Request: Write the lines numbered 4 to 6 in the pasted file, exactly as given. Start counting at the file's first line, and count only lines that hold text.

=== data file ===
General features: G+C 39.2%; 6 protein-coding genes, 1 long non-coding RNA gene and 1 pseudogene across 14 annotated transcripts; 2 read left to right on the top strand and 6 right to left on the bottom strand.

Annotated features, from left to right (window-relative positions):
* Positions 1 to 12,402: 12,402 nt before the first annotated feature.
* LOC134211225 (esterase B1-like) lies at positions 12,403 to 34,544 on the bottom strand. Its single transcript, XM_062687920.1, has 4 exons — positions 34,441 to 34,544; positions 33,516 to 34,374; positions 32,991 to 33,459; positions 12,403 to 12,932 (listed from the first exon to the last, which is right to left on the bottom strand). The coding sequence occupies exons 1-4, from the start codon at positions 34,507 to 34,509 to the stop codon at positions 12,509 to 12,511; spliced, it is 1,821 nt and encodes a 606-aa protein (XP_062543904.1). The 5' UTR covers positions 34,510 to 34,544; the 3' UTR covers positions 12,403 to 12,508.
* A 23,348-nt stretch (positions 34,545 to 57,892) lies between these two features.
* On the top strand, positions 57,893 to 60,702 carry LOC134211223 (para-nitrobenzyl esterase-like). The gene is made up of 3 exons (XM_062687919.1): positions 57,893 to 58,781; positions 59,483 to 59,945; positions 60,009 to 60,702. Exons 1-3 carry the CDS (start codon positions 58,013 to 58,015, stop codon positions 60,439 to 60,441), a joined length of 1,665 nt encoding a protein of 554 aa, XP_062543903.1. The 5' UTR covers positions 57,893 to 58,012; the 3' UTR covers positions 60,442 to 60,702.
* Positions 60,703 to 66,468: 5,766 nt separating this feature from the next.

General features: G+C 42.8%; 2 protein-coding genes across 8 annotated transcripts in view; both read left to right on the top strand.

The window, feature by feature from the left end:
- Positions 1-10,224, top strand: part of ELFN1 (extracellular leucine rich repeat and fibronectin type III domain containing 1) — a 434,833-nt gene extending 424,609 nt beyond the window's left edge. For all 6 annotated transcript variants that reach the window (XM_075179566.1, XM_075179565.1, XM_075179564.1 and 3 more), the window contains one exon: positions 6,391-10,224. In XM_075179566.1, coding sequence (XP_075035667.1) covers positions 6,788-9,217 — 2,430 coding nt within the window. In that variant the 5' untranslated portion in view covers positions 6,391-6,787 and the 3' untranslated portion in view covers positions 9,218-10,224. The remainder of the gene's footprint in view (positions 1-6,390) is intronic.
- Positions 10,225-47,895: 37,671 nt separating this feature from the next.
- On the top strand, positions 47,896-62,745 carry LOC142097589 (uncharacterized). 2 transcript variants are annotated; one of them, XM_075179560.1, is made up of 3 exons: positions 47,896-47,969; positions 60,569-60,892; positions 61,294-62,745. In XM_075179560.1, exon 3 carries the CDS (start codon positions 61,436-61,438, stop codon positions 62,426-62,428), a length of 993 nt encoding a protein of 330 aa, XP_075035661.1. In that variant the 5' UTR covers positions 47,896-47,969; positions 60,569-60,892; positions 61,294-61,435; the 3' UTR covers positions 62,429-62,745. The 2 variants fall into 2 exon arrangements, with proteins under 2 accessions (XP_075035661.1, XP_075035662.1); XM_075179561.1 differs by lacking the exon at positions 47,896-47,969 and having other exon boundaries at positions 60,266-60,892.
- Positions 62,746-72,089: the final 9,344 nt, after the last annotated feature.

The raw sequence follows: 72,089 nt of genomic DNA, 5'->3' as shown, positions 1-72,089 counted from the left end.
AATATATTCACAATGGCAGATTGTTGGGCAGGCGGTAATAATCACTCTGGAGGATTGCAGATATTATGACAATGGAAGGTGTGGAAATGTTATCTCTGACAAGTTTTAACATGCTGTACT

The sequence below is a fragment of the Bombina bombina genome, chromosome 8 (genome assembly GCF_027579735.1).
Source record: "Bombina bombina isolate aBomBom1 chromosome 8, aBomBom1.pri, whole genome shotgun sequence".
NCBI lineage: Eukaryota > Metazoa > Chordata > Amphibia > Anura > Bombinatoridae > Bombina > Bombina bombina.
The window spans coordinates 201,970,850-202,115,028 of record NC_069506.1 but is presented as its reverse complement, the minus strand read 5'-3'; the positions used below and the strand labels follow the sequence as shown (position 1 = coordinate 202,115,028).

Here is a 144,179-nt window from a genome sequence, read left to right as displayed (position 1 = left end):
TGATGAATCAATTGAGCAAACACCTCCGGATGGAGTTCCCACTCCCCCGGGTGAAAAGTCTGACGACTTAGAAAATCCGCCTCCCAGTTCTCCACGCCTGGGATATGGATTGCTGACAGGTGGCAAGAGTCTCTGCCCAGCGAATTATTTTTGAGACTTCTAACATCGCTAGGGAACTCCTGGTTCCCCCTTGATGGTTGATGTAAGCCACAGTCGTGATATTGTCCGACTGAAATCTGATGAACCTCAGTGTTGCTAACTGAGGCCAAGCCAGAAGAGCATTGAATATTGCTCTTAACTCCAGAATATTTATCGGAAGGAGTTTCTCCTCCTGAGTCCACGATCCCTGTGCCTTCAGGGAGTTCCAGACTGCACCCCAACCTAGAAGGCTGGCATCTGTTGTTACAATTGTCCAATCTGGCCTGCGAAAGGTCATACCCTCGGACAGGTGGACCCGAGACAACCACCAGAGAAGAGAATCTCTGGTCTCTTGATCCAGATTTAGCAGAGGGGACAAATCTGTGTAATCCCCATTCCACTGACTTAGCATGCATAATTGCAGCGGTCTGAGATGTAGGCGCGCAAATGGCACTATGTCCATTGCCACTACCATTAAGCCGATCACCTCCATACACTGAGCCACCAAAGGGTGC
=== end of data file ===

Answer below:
* LOC134211225 (esterase B1-like) lies at positions 12,403 to 34,544 on the bottom strand. Its single transcript, XM_062687920.1, has 4 exons — positions 34,441 to 34,544; positions 33,516 to 34,374; positions 32,991 to 33,459; positions 12,403 to 12,932 (listed from the first exon to the last, which is right to left on the bottom strand). The coding sequence occupies exons 1-4, from the start codon at positions 34,507 to 34,509 to the stop codon at positions 12,509 to 12,511; spliced, it is 1,821 nt and encodes a 606-aa protein (XP_062543904.1). The 5' UTR covers positions 34,510 to 34,544; the 3' UTR covers positions 12,403 to 12,508.
* A 23,348-nt stretch (positions 34,545 to 57,892) lies between these two features.
* On the top strand, positions 57,893 to 60,702 carry LOC134211223 (para-nitrobenzyl esterase-like). The gene is made up of 3 exons (XM_062687919.1): positions 57,893 to 58,781; positions 59,483 to 59,945; positions 60,009 to 60,702. Exons 1-3 carry the CDS (start codon positions 58,013 to 58,015, stop codon positions 60,439 to 60,441), a joined length of 1,665 nt encoding a protein of 554 aa, XP_062543903.1. The 5' UTR covers positions 57,893 to 58,012; the 3' UTR covers positions 60,442 to 60,702.